"As a longtime University employee in Facilities Services, I have zero confidence in the University’s capability or willingness to do what is needed to keep workers safe from COVID-19."
If you claim to not be racist because you have Black friends, it is time to show it. If you claim to support diversity and inclusion, it is time to show it. If you claim to be against white supremacy, now is the time to show it. If you are not willing to put actions behind your words, please stop talking. Black Americans are tired of hearing it.
"A gradual defunding of the police department paired with investments in expansive social services will make our town safer, healthier and more equal. If the Town Council decides to not pursue this plan of action, it is only perpetuating the conditions of injustice that have characterized our nation from the very start."
"I started writing this column early last week, with renewed hope that this culture of online performativity could have positive results. A few days ago, however, I woke up to the Blackout Tuesday trend on Instagram and felt like we’d all taken a step back."
"Black Americans endure racial discrimination, microaggressions and antagonization from nearly every American institution. It’s visible in the disproportionate incarceration rates, unemployment statistics and home ownership demographics. Unsurprisingly, this disparity appears, too, in one of the systems most vital to public safety — health care."
The Editorial Board stands in solidarity with protesters in Minneapolis and across America.
A requiem, written in iambic pentameter, for Babes Who Blade, the Facebook group with over 7,000 members that moderators shut down this past weekend.
"Words have consequences, and events like the IFC speaker impact our community in immeasurable ways. These words are reflective of a broader culture of violence and oppression — they normalize violent actions in our community. We are righteously outraged at this behavior by the IFC. The system must be held responsible and face consequences."
The world of computer science is daunting. But we don’t often get a bigger picture of the compassion, creativity and collaboration that is seen in this world — something I have gained from my experience in the computer science department at UNC.
"How can I put such profound, earth-shattering news into one article? How can I sum up every emotion I’m feeling in a mere 700 words? How can my life ever continue on in the same way, knowing a human being with Gigi and Zayn’s genes is going to exist soon?"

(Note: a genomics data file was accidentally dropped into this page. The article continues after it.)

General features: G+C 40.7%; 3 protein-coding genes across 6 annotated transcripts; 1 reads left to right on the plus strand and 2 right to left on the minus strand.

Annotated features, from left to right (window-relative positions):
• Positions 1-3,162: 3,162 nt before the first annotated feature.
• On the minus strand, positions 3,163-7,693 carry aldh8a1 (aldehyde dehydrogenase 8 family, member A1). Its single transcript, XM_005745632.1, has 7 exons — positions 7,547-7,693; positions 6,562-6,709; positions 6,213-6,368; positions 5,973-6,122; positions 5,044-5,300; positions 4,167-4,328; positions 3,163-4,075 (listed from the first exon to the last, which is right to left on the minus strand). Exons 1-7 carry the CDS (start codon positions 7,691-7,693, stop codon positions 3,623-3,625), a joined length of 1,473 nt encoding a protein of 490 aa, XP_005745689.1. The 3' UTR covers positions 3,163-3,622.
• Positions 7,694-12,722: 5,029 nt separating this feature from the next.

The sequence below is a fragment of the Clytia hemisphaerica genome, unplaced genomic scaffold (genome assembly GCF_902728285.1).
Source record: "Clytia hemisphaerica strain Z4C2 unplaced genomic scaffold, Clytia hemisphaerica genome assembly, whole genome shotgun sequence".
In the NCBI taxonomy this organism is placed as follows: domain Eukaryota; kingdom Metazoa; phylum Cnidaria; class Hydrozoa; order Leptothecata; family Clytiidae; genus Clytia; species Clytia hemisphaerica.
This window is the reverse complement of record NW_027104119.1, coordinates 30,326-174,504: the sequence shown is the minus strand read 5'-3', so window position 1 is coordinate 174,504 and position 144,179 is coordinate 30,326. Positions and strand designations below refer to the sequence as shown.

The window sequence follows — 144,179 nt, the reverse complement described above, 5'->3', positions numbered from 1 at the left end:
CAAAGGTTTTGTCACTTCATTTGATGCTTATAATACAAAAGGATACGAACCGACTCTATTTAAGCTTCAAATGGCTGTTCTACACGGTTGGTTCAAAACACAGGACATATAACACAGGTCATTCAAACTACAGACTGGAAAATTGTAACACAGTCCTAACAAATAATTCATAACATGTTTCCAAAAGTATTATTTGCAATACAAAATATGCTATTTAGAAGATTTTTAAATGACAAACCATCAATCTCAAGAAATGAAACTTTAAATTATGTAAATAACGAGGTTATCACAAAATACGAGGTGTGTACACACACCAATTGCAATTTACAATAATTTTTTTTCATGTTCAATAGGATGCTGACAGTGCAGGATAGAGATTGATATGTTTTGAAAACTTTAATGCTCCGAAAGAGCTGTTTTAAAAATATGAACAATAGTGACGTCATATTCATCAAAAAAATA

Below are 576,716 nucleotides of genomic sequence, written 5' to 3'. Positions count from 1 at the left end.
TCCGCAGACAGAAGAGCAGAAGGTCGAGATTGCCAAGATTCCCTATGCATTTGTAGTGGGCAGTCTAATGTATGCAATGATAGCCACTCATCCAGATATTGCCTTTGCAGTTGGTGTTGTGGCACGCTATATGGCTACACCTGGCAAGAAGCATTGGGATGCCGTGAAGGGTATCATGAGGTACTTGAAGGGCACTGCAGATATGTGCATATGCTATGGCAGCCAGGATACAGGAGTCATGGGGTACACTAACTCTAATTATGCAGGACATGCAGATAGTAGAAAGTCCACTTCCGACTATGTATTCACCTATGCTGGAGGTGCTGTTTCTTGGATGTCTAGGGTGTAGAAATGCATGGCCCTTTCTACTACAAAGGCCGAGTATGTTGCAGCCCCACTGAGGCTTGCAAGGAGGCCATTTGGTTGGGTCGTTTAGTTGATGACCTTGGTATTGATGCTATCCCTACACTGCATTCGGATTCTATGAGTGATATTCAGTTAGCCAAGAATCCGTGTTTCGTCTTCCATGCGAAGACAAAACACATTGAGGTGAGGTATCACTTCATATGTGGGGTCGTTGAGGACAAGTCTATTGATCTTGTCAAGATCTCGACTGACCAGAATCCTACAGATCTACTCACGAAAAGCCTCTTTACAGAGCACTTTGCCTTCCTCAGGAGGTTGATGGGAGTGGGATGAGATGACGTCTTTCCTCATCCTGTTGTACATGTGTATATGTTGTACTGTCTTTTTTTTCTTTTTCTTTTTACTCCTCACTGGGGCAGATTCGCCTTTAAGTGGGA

"If the University really cared about how productive we are at this time, the best thing they can do is make those assurances. Secure our funding, secure our healthcare and guarantee our jobs for the duration of the pandemic."
As previous editors have mentioned in their own farewell columns, The Daily Tar Heel can be an unforgiving place to work, especially if you are a person of color.
Several programs have made statements that although pass/fail grades would be accepted, letter grading would be strongly preferred during the application process in the upcoming years.
"I have made sure to document their odd practices each step of the way. I am aware that the articles may at times feel over-exaggerated, paternalistic or pessimistic. This is because, out of respect, I have been doing my best to follow the same writing style that the Nacireman folk use when writing about the African continent — that is, portraying a single story."
There is always time to hold the University accountable for its missteps, but right now the Editorial Board wants to express our gratitude to everyone involved with supporting students and the greater UNC community. In these unprecedented times, it is comforting to know that our community will still be the same resilient, supportive community until we (eventually) return.
"Even if we are fortunate enough to be caught by a net, many Black folks are still slipping through. This can largely be attributed to pre-existing conditions and historically-lower quality of care."